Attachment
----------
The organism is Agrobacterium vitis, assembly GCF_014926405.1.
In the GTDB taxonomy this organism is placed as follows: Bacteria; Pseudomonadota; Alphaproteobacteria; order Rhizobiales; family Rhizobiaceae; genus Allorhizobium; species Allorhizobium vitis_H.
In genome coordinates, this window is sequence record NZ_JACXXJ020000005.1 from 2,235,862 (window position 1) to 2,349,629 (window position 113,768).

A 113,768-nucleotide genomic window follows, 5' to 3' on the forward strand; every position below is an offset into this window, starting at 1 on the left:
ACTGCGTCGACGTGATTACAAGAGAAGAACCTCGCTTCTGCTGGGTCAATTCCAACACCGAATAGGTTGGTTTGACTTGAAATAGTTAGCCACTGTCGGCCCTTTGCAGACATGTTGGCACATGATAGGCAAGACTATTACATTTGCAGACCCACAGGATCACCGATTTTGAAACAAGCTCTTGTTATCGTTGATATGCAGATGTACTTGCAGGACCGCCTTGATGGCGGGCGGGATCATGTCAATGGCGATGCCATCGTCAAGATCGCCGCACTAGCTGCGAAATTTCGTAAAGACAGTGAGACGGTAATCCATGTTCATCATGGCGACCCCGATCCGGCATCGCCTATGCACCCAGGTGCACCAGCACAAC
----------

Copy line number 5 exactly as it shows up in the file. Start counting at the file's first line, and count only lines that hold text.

ACTGCGTCGACGTGATTACAAGAGAAGAACCTCGCTTCTGCTGGGTCAATTCCAACACCGAATAGGTTGGTTTGACTTGAAATAGTTAGCCACTGTCGGCCCTTTGCAGACATGTTGGCACATGATAGGCAAGACTATTACATTTGCAGACCCACAGGATCACCGATTTTGAAACAAGCTCTTGTTATCGTTGATATGCAGATGTACTTGCAGGACCGCCTTGATGGCGGGCGGGATCATGTCAATGGCGATGCCATCGTCAAGATCGCCGCACTAGCTGCGAAATTTCGTAAAGACAGTGAGACGGTAATCCATGTTCATCATGGCGACCCCGATCCGGCATCGCCTATGCACCCAGGTGCACCAGCACAAC